PPIG: Philosophy, Psychology, and Informatics Group

Speaker: Professor Mike Wheeler (University of Stirling)

Title: The Unusual Suspects: the Role of Literature, Art and History in Cognitive Theory

Abstract: When we study the interfaces between brain, body and culture from the perspective of 4E (embodied-embedded-extended-enactive) cognition, there is a demand that we explain thought, experience and behaviour as resulting from entangled systems of organic, technological and cultural elements in which the balance often shifts outwards and the contribution of the brain turns out to be rather different from how it is conceived in traditional cognitive theory. I'll illustrate this pattern of explanation with examples from creativity, one of the bastions of residual internalism. However, when we ask not about how such entangled systems explain psychological phenomena, but about how we should study such systems and their interfaces, we still tend to look immediately to science and its philosophical bedfellows. On this view, literature, art and history do ‘no more than’ generate data to be explained by our newly enlightened 4E cognitive science. But, as I shall argue, literature, art and history may make another, more fundamental, kind of contribution within the 4E project. I'll say what this means and describe examples that illustrate the kind of contribution I have in mind. Coming to a view about what's going on here will involve a discussion of how we use, or should use, terms such as 'explanation', 'insight' and 'understanding'.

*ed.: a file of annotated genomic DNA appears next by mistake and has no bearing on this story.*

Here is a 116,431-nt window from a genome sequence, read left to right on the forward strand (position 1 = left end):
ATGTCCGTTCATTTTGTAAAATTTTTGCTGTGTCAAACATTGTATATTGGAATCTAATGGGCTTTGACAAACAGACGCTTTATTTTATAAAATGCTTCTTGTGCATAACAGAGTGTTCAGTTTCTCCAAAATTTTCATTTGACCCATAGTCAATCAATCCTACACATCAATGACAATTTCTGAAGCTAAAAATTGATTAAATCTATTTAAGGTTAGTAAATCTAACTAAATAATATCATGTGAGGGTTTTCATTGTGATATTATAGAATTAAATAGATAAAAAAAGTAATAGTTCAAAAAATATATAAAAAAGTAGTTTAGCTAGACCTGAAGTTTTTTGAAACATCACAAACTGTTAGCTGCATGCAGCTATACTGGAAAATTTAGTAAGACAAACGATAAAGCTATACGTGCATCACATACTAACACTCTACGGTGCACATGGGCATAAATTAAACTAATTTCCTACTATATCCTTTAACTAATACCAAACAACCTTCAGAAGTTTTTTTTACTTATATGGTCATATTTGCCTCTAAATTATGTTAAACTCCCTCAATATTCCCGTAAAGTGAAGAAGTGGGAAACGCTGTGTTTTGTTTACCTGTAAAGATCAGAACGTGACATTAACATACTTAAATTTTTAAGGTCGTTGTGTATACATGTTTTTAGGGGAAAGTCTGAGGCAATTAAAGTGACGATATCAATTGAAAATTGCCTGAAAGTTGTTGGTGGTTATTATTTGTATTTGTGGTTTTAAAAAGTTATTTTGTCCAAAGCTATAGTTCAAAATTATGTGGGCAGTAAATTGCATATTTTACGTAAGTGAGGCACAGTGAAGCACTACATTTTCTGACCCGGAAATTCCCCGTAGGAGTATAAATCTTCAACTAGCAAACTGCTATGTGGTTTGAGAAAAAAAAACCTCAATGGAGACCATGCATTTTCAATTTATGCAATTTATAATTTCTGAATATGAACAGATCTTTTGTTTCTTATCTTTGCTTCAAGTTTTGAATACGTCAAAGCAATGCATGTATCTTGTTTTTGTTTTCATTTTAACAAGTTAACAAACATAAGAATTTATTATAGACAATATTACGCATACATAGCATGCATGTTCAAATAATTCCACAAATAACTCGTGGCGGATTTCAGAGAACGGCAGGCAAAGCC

Further information

We are a group of researchers from diverse backgrounds in the above-mentioned groups (and beyond) who aim to gain an interdisciplinary yet deep understanding of the threads that bind the human mind and the world. In particular, this seminar series focuses on the nature of cognition, metacognition and social cognition. We’ll be tackling questions such as, what does it mean to think? What does it mean to think about thinking? And, what does it mean to think about one’s own thinking versus thinking about the thinking of other people? Please come along!

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Contact details

Dr Alistair Isaac

Mar 20 2019 -

PPIG: Philosophy, Psychology, and Informatics Group

2019-03-20: The Unusual Suspects: the Role of Literature, Art and History in Cognitive Theory

Room 1.20, Dugald Stewart Building, 3 Charles Street, Edinburgh, EH8 9AD